A History of Nova Scotia Page

Book #2: Settlement, Revolution & War. TOC
Part 1, "Pre-Revolutionary Settlement" TOC
Ch. 5 - The Early Settlement of the
Chignecto Townships.

The Rhode Islanders:

At an earlier point in our history1, we saw where the marshes and flat lands at the Isthmus of Chignecto constituted one of the principal battle grounds on which the French and the English, these two foreign invaders, fought for the possession of a continent. It was there, at the isthmus, that two armies of the 18th century took their stand with the Missaguash River in between. To the south of the river the English built Fort Lawrence, to the north the French built Fort Beausejour. It was in 1755, that an English army crossed the Missaguash and defeated the French and took Fort Beausejour as its own.2 In 1758, the English took Louisbourg3; in 1759, Quebec; in 1760, Montreal. With the taking of Montreal, though the international war between England and France was to continue to 1763, the question as to who was to have possession of North America: was settled.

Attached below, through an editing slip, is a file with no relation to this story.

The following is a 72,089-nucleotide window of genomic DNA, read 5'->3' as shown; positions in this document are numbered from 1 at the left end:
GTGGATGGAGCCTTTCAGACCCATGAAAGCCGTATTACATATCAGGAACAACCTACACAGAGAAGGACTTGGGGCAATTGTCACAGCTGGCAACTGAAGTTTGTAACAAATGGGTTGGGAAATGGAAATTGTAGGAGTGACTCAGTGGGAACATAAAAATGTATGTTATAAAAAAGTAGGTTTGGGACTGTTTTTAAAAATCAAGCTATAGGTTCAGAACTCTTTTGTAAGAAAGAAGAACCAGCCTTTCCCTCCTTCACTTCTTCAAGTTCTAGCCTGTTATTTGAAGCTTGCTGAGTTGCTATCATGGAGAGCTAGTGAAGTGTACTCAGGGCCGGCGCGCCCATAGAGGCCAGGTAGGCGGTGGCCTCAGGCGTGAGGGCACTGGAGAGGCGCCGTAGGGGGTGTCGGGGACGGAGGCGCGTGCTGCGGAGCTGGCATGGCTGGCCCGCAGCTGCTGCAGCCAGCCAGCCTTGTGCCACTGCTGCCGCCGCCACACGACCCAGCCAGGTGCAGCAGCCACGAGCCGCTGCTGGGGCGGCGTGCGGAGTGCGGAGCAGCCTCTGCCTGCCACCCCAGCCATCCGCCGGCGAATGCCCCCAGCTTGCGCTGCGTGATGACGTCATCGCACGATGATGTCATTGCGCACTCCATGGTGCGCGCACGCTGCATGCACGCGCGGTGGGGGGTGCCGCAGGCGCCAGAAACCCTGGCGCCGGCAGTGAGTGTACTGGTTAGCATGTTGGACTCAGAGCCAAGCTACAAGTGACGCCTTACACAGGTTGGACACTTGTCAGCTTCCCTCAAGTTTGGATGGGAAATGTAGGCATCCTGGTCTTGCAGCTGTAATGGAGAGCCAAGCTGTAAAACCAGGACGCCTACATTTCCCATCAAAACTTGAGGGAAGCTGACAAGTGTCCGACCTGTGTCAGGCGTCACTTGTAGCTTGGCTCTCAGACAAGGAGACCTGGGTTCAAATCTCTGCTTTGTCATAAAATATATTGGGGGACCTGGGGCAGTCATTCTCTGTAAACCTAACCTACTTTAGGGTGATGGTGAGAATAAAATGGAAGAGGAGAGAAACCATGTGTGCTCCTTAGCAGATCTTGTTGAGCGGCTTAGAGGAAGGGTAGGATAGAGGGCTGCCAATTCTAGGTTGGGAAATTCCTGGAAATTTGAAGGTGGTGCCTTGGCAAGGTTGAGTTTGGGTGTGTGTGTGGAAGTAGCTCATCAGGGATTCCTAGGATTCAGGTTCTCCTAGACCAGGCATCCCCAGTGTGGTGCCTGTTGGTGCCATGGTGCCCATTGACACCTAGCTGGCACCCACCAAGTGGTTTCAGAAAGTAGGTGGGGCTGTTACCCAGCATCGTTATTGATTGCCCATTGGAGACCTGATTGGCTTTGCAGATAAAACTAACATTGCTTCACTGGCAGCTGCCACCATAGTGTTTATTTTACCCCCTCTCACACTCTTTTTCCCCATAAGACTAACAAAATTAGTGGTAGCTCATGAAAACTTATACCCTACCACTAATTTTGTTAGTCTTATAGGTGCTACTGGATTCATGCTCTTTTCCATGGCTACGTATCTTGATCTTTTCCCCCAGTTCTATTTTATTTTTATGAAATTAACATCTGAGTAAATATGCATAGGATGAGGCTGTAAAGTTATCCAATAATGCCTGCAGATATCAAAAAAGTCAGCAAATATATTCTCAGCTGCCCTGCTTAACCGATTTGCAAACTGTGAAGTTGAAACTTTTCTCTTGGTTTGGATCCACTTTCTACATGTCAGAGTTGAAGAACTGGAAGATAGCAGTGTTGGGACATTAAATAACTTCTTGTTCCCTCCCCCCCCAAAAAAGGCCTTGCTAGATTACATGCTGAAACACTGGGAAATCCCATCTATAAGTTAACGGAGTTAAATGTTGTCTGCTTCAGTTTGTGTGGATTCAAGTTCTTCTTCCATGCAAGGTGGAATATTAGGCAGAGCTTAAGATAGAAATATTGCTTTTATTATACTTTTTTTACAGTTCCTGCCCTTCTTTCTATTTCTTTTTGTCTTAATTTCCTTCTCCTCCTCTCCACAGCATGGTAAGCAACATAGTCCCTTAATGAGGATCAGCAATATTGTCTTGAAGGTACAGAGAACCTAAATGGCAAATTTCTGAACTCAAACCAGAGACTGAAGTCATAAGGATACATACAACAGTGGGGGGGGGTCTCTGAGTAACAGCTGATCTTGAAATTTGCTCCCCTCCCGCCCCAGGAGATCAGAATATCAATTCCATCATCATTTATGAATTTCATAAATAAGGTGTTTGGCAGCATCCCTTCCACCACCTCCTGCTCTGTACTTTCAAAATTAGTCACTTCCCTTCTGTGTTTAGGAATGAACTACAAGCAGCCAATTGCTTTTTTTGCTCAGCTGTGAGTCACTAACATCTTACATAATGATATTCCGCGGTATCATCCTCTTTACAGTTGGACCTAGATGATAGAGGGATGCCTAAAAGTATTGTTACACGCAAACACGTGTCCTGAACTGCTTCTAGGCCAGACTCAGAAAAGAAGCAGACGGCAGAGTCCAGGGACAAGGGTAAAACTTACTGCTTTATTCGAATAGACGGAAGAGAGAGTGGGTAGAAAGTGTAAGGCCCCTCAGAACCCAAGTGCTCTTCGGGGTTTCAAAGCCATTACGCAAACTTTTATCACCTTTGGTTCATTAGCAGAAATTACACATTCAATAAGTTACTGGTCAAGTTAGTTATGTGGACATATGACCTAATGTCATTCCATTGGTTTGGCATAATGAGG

Fort Beausejour, or rather Fort Cumberland as the British renamed it, is situated on the western end of a 16 mile neck of land by which Nova Scotia is attached to the North American continent. If it were not for this isthmus, Nova Scotia would be but an island in the Atlantic Ocean. Because of its strategic position Fort Cumberland was a stronghold and a military base for the English, one of four forts to be found in Nova Scotia at war's end. These forts may be easily located by looking to a map: Halifax (which while is here counted as one had a number of strongholds in and around the area including Fort Sackville at the head of the Bedford basin); Fort Edward (Piziquid), half way between Halifax and Fort Cumberland; Fort Anne at Annapolis Royal, the oldest military establishment in the province. As for Cape Breton, there was, in 1763, no military presence, at all, given that the great stone French fortress at Louisbourg, as the war was closing, had been reduced to rubble by British sappers.